clock menu more-arrow no yes mobile

Filed under:

Metro moves forward with Union Station overhaul—without glassy concourse

New, 5 comments

The agency aims to expand the passageway beneath the station’s tracks

Union Station Los Angeles
Link Union Station is aimed at increasing the station’s capacity, for both trains and passengers.
Getty Images

A major overhaul of Los Angeles’s historic Union Station is moving forward—without a glassy, airport-like concourse proposed by Metro officials in 2017.

The transit agency’s Board of Directors this morning finalized environmental review of the Link Union Station project, which will upgrade the 80-year-old station with new “run-through” tracks over the 101 freeway. That should reduce the amount of time trains spend idling at the station, allowing more rail cars to pass through each day.

More trains means more passengers, and Metro officials estimate that the number of travelers using the station will nearly double by 2040. To accommodate that increase, Metro plans to expand the already crowded passageway beneath the station’s rail yard, which connects to Amtrak and Metrolink trains, along with the subway and a bus plaza.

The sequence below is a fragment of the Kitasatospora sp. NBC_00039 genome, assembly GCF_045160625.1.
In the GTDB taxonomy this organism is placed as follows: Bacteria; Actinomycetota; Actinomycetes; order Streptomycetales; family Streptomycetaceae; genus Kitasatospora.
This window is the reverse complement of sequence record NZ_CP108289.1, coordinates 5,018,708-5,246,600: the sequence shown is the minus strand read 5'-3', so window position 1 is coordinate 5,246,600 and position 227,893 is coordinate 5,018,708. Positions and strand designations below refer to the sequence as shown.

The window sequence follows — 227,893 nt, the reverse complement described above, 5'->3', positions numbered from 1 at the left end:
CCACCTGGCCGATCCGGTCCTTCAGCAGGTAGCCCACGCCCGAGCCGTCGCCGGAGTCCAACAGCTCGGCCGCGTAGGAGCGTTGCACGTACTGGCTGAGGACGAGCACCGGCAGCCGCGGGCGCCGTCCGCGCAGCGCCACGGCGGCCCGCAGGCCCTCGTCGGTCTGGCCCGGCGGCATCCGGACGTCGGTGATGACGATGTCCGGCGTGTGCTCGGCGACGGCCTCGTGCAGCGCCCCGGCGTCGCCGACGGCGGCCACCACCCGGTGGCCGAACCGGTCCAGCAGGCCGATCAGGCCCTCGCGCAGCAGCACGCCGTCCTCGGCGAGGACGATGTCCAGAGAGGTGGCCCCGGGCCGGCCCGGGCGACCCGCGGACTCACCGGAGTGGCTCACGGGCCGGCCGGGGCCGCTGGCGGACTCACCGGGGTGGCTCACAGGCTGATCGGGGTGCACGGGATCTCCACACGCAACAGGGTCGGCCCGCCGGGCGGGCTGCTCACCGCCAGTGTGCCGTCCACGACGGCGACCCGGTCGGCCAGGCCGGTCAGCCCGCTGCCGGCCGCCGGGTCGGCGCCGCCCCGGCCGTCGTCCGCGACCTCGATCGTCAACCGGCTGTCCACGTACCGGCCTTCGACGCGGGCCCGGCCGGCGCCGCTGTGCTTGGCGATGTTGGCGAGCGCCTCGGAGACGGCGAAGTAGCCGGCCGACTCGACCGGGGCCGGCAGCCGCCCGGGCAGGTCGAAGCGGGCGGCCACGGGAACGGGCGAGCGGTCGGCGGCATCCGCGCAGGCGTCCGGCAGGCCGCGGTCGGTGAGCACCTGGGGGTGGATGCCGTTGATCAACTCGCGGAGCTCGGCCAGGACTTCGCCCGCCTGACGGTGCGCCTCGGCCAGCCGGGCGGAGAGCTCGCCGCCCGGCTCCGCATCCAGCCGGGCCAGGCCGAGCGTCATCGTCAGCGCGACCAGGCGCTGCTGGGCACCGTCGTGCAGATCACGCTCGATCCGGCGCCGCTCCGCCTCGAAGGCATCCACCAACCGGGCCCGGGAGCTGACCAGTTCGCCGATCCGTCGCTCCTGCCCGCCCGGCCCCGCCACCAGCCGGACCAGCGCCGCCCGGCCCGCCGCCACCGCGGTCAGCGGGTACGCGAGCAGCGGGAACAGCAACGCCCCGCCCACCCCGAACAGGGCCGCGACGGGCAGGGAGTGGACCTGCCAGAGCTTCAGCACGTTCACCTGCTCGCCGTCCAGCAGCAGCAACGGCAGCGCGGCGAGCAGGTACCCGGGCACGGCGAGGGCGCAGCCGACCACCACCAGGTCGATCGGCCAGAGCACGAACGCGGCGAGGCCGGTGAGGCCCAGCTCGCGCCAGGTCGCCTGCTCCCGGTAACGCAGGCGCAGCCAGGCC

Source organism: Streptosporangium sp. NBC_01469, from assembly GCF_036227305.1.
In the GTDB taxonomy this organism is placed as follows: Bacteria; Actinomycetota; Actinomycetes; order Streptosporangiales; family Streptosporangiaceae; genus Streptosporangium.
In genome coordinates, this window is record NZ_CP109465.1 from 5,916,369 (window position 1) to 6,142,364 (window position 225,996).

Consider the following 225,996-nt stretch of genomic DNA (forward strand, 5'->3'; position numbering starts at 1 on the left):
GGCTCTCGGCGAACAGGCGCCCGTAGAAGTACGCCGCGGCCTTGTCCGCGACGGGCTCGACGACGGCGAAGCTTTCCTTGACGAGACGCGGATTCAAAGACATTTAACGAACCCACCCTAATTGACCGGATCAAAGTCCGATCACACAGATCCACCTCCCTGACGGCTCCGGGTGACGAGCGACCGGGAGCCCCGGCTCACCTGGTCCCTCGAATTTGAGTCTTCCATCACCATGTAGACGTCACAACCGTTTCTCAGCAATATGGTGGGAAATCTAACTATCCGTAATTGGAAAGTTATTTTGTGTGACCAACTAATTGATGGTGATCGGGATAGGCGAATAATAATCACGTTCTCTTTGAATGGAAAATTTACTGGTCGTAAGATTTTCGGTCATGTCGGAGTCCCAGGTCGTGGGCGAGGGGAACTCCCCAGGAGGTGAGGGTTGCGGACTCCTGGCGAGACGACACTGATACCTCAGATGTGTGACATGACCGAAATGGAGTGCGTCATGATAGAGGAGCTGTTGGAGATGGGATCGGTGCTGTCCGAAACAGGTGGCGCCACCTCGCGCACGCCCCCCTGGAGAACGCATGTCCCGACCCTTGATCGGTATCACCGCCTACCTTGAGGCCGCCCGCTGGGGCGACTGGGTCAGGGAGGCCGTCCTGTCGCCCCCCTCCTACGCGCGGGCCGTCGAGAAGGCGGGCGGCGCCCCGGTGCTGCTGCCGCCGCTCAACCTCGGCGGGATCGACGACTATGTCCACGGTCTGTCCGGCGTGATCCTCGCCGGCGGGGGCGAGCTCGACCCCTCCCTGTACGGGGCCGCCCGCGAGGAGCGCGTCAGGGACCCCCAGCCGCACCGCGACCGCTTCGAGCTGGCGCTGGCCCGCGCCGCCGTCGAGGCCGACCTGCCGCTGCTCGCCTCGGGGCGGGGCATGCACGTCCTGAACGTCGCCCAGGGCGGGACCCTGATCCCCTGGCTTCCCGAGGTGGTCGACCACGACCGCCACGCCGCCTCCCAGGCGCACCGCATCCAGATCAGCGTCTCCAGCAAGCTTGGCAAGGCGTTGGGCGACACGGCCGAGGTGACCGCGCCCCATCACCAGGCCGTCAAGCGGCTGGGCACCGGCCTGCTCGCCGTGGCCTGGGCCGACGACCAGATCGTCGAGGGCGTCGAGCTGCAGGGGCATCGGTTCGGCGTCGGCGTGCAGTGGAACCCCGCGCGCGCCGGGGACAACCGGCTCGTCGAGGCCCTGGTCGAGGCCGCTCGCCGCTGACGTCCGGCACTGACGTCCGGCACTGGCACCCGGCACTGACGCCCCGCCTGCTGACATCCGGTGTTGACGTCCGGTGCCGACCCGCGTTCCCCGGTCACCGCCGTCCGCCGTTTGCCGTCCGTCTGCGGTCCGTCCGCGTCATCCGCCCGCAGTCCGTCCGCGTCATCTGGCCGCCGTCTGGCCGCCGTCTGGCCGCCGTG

If California’s long-planned high-speed rail project goes as planned, bullet train passengers would add to those crowds.

Two years ago, Metro proposed a flashy new concourse that would stretch out above the tracks, giving passengers some nice skyline views. Agency officials even found that the project would have lower up-front costs than a new concourse at ground level.

But Metro staff also found the above-grade concourse would result in longer travel time for passengers when connecting between trains. According to a staff report on the project, more than 600 people submitted comments on the proposal, with over 75 percent opposing the above-grade concourse.

With that plan scrapped, the agency will expand the width of the existing passageway to 140 feet, adding new restrooms and retail spaces in the process. New elevators and escalators will also be added, providing more direct access to the train platforms.

With a final environmental impact report now certified, Metro can begin preliminary work on the project’s implementation. The agency expects that the entire project will cost $2.3 billion, though that figure could rise as construction costs inch higher due to tariffs and labor shortages.

Metro spokesperson Jose Ubaldo tells Curbed that heavy construction on Union Station’s mainline is expected to begin in 2022, wrapping up in 2026.